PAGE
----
Many aquarists strive to build and maintain aquarium systems that replicate, as faithfully as possible, the natural environments from which their collection of animals originates. This is certainly not without some considerable reward, as doing so not only results in a more interesting captive ecosystem, but also promotes these creatures’ health, fecundity and natural behavior. One of the best ways of doing this in a marine reef aquarium is through the use of a refugium sump.
One of the most challenging aspects of keeping marine aquaria is maintaining a hospitable living environment for all of the livestock—particularly with respect to water chemistry. And, of course, keeping a consistently high water quality should be a primary concern. While this absolutely can be accomplished with a heavy reliance on complicated and expensive filtration devices and specialized chemical filter media (often in addition to regular, massive water changes), a more naturalistic approach utilizes (surprise!) decidedly more natural means. Chief among them are planted refugia.
Everyone loves fish, and we especially love to feed them. Even when, in the mid-1980’s as reef aquarium systems (which are nominally dominated by reef-building corals) were starting to become commonplace, hobbyists’ tanks were loaded with fish. The problems associated with this arrangement in closed aquarium systems quickly became apparent; the combination of high fish waste output and the necessarily intense reef tank lighting all too frequently resulted in massive nuisance algal blooms. In the best cases these algae compromised the appearance of the aquarium display, and in the worst smothered corals and other sessile invertebrates to their death.
Excess nitrate and phosphate were quickly identified as the culprits. In the following years and decades, many products (including both devices and chemical filtrants) were continuously developed to combat these threats. But, as anyone who worked in the industry throughout this period could tell you, these cure-alls were anything but. Surely, improvements upon these technologies have been made. But a much more naturalistic method of nutrient management that employs a sump refugium has produced favorable results for countless aquarists at both the hobbyist and professional levels.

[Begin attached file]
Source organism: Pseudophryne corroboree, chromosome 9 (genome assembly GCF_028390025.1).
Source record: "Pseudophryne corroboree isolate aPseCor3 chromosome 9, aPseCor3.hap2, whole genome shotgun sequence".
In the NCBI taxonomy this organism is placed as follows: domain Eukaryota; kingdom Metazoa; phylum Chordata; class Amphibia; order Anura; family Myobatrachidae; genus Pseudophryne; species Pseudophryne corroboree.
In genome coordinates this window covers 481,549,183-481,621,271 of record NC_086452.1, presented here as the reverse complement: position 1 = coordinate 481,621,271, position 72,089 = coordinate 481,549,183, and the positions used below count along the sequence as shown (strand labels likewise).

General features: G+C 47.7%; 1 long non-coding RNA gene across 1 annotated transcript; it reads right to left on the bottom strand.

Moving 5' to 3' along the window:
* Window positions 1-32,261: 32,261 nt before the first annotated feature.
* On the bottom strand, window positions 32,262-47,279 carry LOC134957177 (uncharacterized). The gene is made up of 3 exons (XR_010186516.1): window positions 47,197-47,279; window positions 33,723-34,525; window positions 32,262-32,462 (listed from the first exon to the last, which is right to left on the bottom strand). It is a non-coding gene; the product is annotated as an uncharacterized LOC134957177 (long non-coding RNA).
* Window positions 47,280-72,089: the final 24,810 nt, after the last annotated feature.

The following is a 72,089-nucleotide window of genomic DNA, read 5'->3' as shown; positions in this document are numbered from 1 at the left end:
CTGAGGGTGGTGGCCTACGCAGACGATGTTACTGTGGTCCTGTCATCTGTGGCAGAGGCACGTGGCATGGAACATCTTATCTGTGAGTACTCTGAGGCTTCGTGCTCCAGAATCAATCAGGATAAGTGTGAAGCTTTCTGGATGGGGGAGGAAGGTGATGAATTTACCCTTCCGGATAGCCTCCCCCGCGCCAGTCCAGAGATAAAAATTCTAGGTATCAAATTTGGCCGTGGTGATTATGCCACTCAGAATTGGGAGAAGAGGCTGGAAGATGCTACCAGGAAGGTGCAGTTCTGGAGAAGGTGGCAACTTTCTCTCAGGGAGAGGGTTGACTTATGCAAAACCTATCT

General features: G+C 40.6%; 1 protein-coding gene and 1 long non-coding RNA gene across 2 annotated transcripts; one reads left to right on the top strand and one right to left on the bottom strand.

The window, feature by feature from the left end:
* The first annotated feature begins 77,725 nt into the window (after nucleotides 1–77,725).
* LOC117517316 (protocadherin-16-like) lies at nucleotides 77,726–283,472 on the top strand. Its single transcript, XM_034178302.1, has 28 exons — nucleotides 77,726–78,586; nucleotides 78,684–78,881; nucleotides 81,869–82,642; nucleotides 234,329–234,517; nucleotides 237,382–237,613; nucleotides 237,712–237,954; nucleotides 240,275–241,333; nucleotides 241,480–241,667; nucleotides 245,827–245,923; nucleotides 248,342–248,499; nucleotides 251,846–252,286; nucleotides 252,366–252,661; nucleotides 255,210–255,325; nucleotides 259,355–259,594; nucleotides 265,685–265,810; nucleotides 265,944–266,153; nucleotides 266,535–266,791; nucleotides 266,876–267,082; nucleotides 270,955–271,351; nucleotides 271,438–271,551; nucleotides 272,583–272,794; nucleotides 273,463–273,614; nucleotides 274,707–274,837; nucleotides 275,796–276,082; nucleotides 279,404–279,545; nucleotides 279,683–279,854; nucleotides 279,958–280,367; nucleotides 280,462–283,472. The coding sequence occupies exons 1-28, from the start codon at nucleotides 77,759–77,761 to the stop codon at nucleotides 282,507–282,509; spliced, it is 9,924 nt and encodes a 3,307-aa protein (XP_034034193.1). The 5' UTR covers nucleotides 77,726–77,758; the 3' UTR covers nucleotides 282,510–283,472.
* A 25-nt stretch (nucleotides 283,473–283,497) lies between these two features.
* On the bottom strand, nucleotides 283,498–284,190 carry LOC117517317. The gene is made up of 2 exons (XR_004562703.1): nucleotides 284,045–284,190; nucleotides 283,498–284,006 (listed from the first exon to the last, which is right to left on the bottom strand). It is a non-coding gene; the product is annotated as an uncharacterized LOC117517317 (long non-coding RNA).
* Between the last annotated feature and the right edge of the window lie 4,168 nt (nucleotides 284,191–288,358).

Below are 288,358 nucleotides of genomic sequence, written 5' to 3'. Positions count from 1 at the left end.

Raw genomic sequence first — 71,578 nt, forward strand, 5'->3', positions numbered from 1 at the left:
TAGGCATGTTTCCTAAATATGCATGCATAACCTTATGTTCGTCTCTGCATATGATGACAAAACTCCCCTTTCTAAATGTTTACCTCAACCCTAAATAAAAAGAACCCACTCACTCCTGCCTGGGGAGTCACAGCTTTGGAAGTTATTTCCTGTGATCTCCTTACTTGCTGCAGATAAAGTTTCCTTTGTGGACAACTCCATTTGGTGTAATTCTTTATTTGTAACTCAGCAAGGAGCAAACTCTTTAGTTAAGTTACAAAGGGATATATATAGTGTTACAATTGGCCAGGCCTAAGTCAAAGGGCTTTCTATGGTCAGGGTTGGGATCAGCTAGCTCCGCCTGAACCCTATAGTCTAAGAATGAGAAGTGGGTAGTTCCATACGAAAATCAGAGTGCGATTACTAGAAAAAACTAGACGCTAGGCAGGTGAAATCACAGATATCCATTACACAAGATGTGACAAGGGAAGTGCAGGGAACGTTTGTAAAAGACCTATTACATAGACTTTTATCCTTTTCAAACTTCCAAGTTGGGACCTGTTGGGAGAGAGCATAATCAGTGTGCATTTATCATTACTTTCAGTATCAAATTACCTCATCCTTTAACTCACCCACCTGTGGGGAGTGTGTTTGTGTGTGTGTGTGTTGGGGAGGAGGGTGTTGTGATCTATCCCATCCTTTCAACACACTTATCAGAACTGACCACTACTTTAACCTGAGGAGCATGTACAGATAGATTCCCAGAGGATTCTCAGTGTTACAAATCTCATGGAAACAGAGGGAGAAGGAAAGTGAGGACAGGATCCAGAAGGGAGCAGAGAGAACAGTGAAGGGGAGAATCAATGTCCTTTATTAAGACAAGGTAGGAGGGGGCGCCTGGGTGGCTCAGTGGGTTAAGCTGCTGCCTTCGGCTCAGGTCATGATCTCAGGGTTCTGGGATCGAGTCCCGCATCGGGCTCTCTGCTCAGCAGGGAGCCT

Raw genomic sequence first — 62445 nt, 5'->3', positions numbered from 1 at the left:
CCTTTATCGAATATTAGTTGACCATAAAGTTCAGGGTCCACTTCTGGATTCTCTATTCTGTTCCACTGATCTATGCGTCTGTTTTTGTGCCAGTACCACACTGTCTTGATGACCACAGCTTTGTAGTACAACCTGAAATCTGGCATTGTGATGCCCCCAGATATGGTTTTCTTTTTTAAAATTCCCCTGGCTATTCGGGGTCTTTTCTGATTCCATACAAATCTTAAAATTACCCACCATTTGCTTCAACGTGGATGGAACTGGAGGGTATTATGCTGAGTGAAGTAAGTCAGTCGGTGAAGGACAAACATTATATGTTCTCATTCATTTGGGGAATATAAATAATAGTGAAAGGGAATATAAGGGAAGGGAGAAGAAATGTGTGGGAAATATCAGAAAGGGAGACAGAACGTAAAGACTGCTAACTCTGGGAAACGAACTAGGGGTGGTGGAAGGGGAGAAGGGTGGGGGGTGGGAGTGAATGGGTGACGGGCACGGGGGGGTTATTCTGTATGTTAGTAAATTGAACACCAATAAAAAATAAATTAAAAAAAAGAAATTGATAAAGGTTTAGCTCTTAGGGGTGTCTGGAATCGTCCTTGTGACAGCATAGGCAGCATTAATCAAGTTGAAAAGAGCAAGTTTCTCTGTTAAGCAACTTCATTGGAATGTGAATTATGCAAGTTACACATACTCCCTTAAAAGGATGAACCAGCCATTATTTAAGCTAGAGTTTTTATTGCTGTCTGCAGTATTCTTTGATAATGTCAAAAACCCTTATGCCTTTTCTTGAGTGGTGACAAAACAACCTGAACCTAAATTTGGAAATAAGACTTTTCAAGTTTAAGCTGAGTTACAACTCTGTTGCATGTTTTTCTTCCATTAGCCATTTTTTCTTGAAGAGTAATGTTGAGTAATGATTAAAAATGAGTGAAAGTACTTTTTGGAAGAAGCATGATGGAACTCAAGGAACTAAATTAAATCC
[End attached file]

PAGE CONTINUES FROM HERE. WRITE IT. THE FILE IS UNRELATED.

In short, a refugium is a separate sump (or in some cases a section within a sump). These microhabitats serve as a sort of refuge, if you will, for certain beneficial small animals that would otherwise be quickly decimated by hungry fish within the main tank. Most often, the organisms targeted to reside in refugia are microcrustaceans such as amphipods and copepods. In theory, these tiny creatures are afforded a safe haven in which they can develop and maintain large, stable and productive populations. Oftentimes, refugia are designed in a way that actually captures unwanted particulate organic matter (POM) where it can be efficiently captured and consumed by the resident “pods.”
An early take on this method (and indeed one still in popular use today) includes the use of macroalgae. These algae provide additional valuable food and habitable surface space for the pods, greatly increasing their potential population size, as well as sequestering nutrients from the aquarium water. When densely planted, the algae additionally help to trap much of the POM as it passes through the unit. These types of refugia were an advancement upon a device developed by Dr. Walter Adey of the Marine Systems Laboratory at the Museum of Natural History (Smithsonian Institution, Washington DC) known as algal turf scrubbers. Where many aquarists found scrubbers (which use big screens and dump buckets to cultivate algae) to be overly cumbersome, messy and noisy, they hailed refugia as more practical—and far more capable of supporting pods. This is significant, since the pods are an integral part of the recycling process. Most important in this aspect is that the pods help to reduce the amount of POM and dead plant matter that is otherwise broken down by microbes; in so doing, they divert much of the flow of nutrients directly back to zooplanktivorous fishes and invertebrates in the form of an extremely nutritious food source.